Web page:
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Know Your Madisonian: MATC video producer has rock star roots
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Know Your Madisonian: MATC video producer has rock star roots

Todd Bowie

Todd Bowie has worked as a sound engineer and guitar technician for some of the biggest names in popular music, including the Eagles, Fleetwood Mac and Beck. Now he teaches Madison Area Technical College students how to produce sound.

Todd Bowie found a warped record album lying on the wooded trail behind his New Hampshire house one summer. He was 12 at the time, just starting to teach himself guitar after deciding piano and baritone horn weren’t cool enough to cut it for a teenager.

Bowie raced home, placed the album, “James Gang Rides Again,” on his turntable and heard the voice of Eagles guitarist Joe Walsh for the first time.

A little more than a decade later he would become Walsh’s personal assistant and guitar technician, touring with the Eagles through the 1990s and 2000s. It was the launch of a music production career that allowed him to work with some of the world’s biggest stars — the Eagles, Fleetwood Mac and Beck.

Bowie still plays guitar at some small gigs and plans to produce a second album of his own, but he retired from the touring life in the early 2000s after about two decades living on the road away from family.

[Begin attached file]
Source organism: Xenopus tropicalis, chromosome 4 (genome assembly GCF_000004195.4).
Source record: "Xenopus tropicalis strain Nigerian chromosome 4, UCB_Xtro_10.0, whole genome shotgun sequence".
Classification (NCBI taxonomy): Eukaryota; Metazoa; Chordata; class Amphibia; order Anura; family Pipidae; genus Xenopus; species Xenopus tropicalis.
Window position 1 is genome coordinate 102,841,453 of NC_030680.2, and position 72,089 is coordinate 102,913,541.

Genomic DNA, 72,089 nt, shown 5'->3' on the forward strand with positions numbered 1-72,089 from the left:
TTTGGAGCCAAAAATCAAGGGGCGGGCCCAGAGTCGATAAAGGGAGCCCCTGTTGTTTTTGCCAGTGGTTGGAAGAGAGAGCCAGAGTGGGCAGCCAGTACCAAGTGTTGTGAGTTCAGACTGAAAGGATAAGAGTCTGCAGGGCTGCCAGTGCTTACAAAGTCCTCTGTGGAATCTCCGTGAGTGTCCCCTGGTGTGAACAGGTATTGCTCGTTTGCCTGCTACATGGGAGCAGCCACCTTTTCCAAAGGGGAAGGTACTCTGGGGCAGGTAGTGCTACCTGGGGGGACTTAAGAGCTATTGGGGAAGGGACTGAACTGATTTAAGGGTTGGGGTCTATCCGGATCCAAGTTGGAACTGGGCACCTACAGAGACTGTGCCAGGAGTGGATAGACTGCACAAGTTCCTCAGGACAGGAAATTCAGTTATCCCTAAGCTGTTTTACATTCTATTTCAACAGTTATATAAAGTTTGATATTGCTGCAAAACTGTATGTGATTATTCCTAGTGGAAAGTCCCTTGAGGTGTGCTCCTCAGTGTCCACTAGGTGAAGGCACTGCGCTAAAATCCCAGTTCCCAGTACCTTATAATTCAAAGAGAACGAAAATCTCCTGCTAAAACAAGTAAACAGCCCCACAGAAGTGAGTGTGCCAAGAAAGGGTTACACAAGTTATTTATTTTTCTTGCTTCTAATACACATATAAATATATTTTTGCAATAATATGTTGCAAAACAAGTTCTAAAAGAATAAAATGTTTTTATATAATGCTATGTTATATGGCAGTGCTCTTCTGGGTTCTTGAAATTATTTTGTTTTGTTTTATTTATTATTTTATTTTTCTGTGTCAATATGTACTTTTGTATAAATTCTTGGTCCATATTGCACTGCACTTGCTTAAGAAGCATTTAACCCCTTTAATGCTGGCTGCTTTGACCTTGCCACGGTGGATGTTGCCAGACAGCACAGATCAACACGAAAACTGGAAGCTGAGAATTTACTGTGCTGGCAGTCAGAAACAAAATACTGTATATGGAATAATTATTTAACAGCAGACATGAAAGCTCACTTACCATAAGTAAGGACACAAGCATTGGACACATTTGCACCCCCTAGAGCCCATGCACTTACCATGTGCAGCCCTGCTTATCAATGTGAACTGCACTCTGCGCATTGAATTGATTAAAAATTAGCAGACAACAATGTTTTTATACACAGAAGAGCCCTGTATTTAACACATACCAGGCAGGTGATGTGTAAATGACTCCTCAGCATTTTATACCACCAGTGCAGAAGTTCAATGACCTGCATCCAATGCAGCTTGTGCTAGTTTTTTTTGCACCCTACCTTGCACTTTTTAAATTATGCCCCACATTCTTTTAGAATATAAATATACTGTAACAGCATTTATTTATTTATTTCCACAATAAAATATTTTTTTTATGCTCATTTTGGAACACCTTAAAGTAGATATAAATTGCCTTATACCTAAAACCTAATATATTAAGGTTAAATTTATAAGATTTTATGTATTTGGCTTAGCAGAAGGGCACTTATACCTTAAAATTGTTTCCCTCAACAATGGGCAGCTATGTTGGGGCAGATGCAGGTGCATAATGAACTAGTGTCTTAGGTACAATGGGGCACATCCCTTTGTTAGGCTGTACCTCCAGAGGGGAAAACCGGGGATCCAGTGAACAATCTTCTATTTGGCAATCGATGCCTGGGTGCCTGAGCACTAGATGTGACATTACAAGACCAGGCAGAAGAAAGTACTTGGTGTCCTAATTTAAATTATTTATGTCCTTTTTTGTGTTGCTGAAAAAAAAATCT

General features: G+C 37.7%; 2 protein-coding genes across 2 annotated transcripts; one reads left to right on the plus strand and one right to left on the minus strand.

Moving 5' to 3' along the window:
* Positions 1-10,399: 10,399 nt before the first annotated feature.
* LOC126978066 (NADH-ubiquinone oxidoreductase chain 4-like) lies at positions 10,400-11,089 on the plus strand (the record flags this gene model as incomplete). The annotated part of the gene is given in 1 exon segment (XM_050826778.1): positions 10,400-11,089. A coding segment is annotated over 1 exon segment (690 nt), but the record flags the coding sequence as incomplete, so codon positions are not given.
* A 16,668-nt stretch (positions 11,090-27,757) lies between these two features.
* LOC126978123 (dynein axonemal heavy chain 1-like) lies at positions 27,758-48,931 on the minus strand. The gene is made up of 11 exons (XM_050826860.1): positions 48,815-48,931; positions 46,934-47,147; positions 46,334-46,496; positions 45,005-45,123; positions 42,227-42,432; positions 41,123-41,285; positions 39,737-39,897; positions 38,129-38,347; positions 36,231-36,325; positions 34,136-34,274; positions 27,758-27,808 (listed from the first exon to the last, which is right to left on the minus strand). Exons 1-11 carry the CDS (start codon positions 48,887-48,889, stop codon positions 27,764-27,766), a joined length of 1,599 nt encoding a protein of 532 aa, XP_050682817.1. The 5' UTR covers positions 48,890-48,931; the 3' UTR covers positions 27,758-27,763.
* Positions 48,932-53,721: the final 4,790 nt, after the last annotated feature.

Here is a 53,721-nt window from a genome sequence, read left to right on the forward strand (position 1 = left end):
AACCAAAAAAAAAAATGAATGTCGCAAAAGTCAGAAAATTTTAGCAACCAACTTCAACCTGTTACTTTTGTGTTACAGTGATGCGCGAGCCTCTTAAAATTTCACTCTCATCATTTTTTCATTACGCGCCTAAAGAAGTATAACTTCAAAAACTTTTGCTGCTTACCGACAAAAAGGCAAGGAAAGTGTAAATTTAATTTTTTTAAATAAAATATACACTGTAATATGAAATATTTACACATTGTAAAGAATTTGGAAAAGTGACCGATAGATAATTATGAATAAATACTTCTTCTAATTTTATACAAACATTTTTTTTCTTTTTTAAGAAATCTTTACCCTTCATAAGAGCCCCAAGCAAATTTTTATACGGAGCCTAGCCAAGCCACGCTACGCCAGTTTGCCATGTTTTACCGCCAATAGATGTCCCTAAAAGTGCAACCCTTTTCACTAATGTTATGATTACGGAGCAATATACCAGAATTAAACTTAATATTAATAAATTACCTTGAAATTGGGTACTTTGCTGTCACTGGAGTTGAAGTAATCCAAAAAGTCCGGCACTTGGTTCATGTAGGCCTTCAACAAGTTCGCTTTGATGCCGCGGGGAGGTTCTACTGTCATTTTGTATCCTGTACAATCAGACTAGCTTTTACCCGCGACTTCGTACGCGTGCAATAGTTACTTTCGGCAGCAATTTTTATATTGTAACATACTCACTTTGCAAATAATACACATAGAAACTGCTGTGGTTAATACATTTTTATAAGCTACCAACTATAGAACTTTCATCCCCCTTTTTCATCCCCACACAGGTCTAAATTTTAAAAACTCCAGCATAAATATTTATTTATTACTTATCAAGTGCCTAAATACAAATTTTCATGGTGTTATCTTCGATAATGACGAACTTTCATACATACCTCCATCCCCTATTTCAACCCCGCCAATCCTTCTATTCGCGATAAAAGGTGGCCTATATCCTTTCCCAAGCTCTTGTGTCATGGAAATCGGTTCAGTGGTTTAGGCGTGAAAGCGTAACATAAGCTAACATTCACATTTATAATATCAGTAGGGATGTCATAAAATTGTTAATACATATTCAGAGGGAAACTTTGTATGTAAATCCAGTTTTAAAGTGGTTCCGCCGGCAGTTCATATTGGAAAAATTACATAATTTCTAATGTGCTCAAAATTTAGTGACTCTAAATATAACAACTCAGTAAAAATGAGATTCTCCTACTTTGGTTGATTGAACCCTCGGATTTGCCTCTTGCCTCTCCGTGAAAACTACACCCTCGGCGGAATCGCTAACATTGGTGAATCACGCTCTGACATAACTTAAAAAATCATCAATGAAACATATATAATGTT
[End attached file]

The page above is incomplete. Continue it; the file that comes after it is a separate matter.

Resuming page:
Production work brought Bowie to Wisconsin, and he decided to pursue the college degree he started back in his early 20s. He earned a visual communications degree from Madison Area Technical College and was hired by the institution, also known as Madison College, in 2010. Now he is a video producer in the college’s marketing department, as well as an instructor and manager of the student production studio.

“I’m a happier person when I’m not touring,” he said. “I love Madison and I love Madison College in particular. It’s a great institution and the whole mission of that college, I don’t know, it just really drew me in and how many lives we change every day at that place. And every couple years, new classes come in and you just see that little spark in people’s eyes that I remember when I was coming up ... it’s really, really meaningful.”

Tell me how you got into music.

I grew up in a musical family and was a band guy throughout high school. In those years, I played guitar in a regionally successful band in New England called Toiz. We recorded a moderately successful album and backed up bands like Cheap Trick, Foghat and The Joe Perry Project. The band kind of fell apart, as they do. Some of us went out to California in the ’80s, and I landed a job right away at a studio called Third Encore as a sound engineer.

How did you end up working for the Eagles?

The studio was co-owned by Glenn Frey, a member of the Eagles. The Eagles had broken up at that point, but Glenn had a pretty successful solo career. He knew I played music and how to do sound, so he asked if I wanted to help him on the road on the weekends. So I became his guitar technician. I made more money in one night than I would a whole week at the studio. It was during those years that I met Joe Walsh. He offered me a full-time job as sound engineer. I did that for several years, and then the Eagles decided to reunite and do an album called “Hell Freezes Over.” I was involved in that, and then there was the tour, one of the most successful at the time. We went all around the world. It lasted three or four years and was honestly kind of a blur.